Miniature Piglet Development between 6 -9 weeks

Miniature Piglets grow and develop really fast during this time. We call it the weaning period. Weaning is a transition period in which piglets get accustomed to eating an adult Miniature Pig’s food and the range of foods which they are interested in rapidly expands as they start to show more interest in a wider variety of fruits and vegetables.

Some piglets are more adventurous than others when it comes to taste buds! They also fully enjoy the pelleted food but still suckle from their mum a few times a day. The sow – piglets’ mum – begins to feed them less frequently and gets more irritated when they demand milk the minute she comes back into the pen. Slowly, she shows that they piglets must forage for themselves and not depend on her for food by pushing them away from her!

During these weeks the piglets are like sponges. They absorb everything around them, learning about the environment and other animals and people. The is the best age to start training them and to continue with socialization. 

Rasing Miniature Piglets as Pets

During our Facebook Live Presentation on Thursday 30th April I discussed a range of topics from bathing a Miniature Piglet, the correct feeding as well as the basics of Training among others. We will have a brief look at each of these topics now as many prospective owners seek answers to the questions of raising Miniature Piglets as pets.

Washing a Piglet

Miniature Piglets can be washed either in a bath tab or outside using a hose and warm water. Accustoming your pet to this procedure from a very young age is important to ensure the animals do not get stressed. Smearing some coconut oil or peanut butter along the sides of the bath can encourage a piglet to lick it and not be bothered too much about being washed! Using a mild shampoo designed for human babies or a natural dog shampoo is the best option to ensure the piglets’s skin does not get irritated.

Using Sun cream

Miniature Piglets can get sun burned if they are exposed to full sunlight for a long period of time. Lighter coloured pigs are more at risk of sunburn than darker coloured ones. However, even black or ginger pigs can get dryness at the tips of their ears. We would recommend using good quality sun cream on the tips of the ears as well as along the back of lighter coloured pigs if shade cannot be provided. Often, it is enough to offer sun protection by providing shade in a form of leaf canopy from overhanging trees. Installing sails or other forms of sun protection is another good option. Mud baths can appeal to some Miniature pigs but not all and can serve as a wonderful way of cooling down.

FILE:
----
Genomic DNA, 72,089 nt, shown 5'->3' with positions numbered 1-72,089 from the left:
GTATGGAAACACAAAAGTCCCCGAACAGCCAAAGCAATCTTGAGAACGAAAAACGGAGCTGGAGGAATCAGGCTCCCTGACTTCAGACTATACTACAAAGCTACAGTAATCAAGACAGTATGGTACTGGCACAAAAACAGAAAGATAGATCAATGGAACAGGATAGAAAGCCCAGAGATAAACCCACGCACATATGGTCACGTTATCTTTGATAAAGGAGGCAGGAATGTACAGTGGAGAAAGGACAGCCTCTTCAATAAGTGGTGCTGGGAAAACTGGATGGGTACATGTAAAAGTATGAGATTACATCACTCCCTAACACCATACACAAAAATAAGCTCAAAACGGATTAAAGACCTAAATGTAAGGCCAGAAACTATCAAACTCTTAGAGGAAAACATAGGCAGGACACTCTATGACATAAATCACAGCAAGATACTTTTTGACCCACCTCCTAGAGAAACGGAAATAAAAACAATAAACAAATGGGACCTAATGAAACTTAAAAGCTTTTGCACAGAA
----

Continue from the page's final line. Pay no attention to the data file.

a black miniature piglet in a play tunnel near london

Miniature Piglet Training

Miniature Piglet Training is a wonderful opportunity to learn more about your pet and to establish a greater bond between you both. But training is not really only about teaching your piglet commands such as “Sit”, “Stay” or “Come”.

Training, in my experience of having successfully Therapy trained many pigs, is first and foremost establishing trust and respect. A young piglet learns to respect their mother from a very young age by the way the sow behaves and treats the piglets. They soon learn their place in a pig herd hierarchy which is paramount to a well functioning pig family.

Observing sows around their piglets can teach us a lot of things of how we can apply similar principles to teaching piglets to respect us as their new owners after weaning. Winning the piglets’ respect is number one priority before any command training can commence. Trust also goes hand in hand with respect. We have written a lot about building trust between you and your pig on our Therapy Pig Visit to Victoria and Albert Museum as well as How Intelligent Are Pigs page. You are welcome to take a look to learn more about building Trust between you and your piglet!

Considering Buying a Miniature Piglet?

If you are looking to purchase your own Miniature Piglet, why not take a look at our Buying a Miniature Pig Guide? We sometimes have Micro Piglets for Sale as well as young fully trained adults who will make wonderful pets.

In addition, we offer a “Borrow My Piggy” Service, where you can “borrow” two of our piggies to see what owning them is really like! Find out more information on our Borrow My Piggy page.

a dressed up miniature piglet in a london house